Greenberger said he’s not ruling out that kind customization. “If the conversation is about size, what we might look at long-term is whether areas of the city have their own versions of this that live at the next level down, of project dimension. There is a practical reality to larger projects having impacts beyond their proportional size increase.”
That wouldn’t necessarily mean yet another step in the process, Greenberger explained, but perhaps just other categories of attention. Efforts would be made to identify both a scale of development and certain key problems that show up repeatedly – such as commercial or residential projects that push zoning’s envelope in a way that is predictably controversial.
An example is the current hotel project at 40th and Pine streets on the western edge of University City (the Campus Inn) – it is less than 100,000 square feet but tests the area’s zoning enough that it is causing controversy. “That’s exactly the kind of project that we would like in some kind of design review,” Greenberger said. “It gives the community and the developer an organized forum. It’s as much about that as it is any kind of design expertise.”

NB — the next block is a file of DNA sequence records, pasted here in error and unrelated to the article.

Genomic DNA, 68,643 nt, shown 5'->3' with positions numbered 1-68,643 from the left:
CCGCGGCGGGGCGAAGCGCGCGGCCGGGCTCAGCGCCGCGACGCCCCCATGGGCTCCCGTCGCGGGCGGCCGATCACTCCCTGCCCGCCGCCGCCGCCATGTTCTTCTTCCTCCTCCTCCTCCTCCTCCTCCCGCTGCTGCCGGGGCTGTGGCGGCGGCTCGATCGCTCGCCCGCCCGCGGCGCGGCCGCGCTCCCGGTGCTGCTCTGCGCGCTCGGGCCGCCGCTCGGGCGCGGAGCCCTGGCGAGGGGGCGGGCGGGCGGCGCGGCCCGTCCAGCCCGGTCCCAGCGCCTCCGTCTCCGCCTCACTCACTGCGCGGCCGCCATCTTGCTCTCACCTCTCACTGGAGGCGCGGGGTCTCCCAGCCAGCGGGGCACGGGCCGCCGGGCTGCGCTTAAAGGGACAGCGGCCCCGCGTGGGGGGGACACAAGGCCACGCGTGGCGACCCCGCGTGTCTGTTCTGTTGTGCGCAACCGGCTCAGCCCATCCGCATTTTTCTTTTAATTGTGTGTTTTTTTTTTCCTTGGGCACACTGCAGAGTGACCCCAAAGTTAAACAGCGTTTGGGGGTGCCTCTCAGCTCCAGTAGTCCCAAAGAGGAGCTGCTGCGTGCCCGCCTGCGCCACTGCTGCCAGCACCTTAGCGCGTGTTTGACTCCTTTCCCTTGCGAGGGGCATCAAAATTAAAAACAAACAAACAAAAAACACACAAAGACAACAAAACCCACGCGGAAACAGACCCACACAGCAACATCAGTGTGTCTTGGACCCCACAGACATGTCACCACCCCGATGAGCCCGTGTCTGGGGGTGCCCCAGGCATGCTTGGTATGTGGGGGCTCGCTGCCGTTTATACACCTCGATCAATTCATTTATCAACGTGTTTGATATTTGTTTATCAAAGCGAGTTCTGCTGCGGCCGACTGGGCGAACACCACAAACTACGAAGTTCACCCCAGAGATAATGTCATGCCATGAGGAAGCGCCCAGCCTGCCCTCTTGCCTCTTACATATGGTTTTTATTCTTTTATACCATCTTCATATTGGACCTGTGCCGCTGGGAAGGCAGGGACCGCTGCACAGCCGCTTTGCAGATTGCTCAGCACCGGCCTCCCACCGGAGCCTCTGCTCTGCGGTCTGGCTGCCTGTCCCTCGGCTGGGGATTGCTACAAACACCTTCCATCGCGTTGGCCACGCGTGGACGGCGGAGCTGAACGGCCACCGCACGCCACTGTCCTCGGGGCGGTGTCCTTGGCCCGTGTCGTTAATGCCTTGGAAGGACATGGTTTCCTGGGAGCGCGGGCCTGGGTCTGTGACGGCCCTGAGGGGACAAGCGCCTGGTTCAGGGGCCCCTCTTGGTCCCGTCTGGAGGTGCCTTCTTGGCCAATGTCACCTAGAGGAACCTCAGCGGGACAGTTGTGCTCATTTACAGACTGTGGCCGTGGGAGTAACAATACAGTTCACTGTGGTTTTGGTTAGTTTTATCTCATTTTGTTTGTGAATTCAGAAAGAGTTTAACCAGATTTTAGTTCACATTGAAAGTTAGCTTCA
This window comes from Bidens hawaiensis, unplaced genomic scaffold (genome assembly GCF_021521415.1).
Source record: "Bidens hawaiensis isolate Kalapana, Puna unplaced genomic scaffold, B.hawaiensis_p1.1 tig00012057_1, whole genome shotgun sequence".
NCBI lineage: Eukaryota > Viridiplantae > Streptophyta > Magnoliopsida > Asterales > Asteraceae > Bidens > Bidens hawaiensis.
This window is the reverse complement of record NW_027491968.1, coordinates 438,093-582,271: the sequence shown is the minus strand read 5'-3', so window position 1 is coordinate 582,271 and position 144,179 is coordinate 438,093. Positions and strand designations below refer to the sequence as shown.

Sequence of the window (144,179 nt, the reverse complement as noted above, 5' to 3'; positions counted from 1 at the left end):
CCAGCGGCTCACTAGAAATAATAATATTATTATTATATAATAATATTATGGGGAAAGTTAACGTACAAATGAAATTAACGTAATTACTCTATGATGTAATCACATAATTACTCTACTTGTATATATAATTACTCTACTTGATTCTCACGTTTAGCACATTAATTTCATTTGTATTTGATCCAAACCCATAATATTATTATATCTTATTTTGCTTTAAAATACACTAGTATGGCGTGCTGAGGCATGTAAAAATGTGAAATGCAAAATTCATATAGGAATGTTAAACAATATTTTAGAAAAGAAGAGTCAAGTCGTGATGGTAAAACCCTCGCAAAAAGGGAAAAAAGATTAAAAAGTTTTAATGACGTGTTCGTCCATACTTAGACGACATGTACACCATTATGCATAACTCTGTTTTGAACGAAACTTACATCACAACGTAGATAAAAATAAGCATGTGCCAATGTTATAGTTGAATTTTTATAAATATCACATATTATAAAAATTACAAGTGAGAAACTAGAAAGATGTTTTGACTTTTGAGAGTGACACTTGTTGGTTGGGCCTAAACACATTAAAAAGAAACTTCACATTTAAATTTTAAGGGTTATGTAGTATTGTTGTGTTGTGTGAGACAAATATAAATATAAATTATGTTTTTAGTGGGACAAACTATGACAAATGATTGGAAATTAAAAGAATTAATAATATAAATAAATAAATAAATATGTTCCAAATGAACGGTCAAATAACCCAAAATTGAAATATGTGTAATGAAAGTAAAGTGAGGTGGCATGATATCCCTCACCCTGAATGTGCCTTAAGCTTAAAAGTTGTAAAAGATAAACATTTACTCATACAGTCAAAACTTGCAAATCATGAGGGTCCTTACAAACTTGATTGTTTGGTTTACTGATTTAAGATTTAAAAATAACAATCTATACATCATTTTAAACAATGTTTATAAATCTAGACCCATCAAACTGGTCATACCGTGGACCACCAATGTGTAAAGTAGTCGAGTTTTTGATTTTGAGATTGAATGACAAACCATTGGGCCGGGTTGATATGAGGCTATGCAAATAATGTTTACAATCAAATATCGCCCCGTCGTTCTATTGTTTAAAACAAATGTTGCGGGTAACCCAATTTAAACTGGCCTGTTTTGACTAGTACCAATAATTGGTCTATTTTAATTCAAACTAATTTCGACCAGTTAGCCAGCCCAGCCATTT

The architect George Claflen, a longtime urban design specialist, applauds Greenberger’s effort. “We were having unstructured reviews at the ZBA [hearings],” he said.
“Considering that Alan is trying to address a problem that’s been around for a long time, it’s timely,” Claflen said. “It’s always been within the discretion of the Planning Commission. It requires no legislation. It’s not like enacting a zoning bill, and it’s the kind of thing they are ordered by charter to give. Knowing the people involved, I don’t think anyone is trying to stop development in the city. From the community side, I would see it as another voice in the dialogue – the community’s opinion cannot be stopped.”
Stuart, too, thinks that an organized city design review process is “long overdue,” but feels that neighborhoods where development occurs should simply have a voice at the table.
“There’s a lot of nuances, but it’s not rocket science,” Stuart said. “A lot of it is just facilitating good conversations. Sometimes it’s as simple as knowing what time the school gets out, and what kind of egress is needed there. There is a lot of wisdom in neighborhoods that developers can benefit from.”